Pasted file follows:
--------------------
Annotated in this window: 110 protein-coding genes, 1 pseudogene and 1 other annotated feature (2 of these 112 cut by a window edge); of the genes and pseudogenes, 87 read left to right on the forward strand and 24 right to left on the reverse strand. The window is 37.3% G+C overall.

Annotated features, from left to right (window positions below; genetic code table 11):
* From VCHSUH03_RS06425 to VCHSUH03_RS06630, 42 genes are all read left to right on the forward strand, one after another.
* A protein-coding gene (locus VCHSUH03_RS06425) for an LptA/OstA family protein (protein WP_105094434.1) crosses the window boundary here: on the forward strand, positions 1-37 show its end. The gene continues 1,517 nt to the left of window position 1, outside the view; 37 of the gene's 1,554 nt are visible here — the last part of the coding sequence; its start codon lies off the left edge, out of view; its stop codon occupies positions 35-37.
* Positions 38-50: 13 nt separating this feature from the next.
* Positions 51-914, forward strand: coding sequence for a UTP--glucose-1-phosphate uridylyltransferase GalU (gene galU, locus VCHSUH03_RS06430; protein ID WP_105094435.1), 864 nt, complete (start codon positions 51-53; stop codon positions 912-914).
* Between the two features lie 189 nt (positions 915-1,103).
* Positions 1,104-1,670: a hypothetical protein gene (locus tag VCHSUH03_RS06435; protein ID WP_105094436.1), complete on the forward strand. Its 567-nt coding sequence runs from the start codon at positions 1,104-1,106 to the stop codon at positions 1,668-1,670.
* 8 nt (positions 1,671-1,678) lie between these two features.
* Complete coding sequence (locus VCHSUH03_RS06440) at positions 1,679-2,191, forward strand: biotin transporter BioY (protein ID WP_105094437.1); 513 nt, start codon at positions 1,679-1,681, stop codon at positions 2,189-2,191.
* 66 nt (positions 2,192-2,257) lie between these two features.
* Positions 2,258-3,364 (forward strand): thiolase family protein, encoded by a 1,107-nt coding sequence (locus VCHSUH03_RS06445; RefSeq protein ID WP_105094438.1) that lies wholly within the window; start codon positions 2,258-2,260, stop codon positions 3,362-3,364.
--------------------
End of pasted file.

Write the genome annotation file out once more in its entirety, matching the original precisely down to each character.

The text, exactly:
Annotated in this window: 110 protein-coding genes, 1 pseudogene and 1 other annotated feature (2 of these 112 cut by a window edge); of the genes and pseudogenes, 87 read left to right on the forward strand and 24 right to left on the reverse strand. The window is 37.3% G+C overall.

Annotated features, from left to right (window positions below; genetic code table 11):
* From VCHSUH03_RS06425 to VCHSUH03_RS06630, 42 genes are all read left to right on the forward strand, one after another.
* A protein-coding gene (locus VCHSUH03_RS06425) for an LptA/OstA family protein (protein WP_105094434.1) crosses the window boundary here: on the forward strand, positions 1-37 show its end. The gene continues 1,517 nt to the left of window position 1, outside the view; 37 of the gene's 1,554 nt are visible here — the last part of the coding sequence; its start codon lies off the left edge, out of view; its stop codon occupies positions 35-37.
* Positions 38-50: 13 nt separating this feature from the next.
* Positions 51-914, forward strand: coding sequence for a UTP--glucose-1-phosphate uridylyltransferase GalU (gene galU, locus VCHSUH03_RS06430; protein ID WP_105094435.1), 864 nt, complete (start codon positions 51-53; stop codon positions 912-914).
* Between the two features lie 189 nt (positions 915-1,103).
* Positions 1,104-1,670: a hypothetical protein gene (locus tag VCHSUH03_RS06435; protein ID WP_105094436.1), complete on the forward strand. Its 567-nt coding sequence runs from the start codon at positions 1,104-1,106 to the stop codon at positions 1,668-1,670.
* 8 nt (positions 1,671-1,678) lie between these two features.
* Complete coding sequence (locus VCHSUH03_RS06440) at positions 1,679-2,191, forward strand: biotin transporter BioY (protein ID WP_105094437.1); 513 nt, start codon at positions 1,679-1,681, stop codon at positions 2,189-2,191.
* 66 nt (positions 2,192-2,257) lie between these two features.
* Positions 2,258-3,364 (forward strand): thiolase family protein, encoded by a 1,107-nt coding sequence (locus VCHSUH03_RS06445; RefSeq protein ID WP_105094438.1) that lies wholly within the window; start codon positions 2,258-2,260, stop codon positions 3,362-3,364.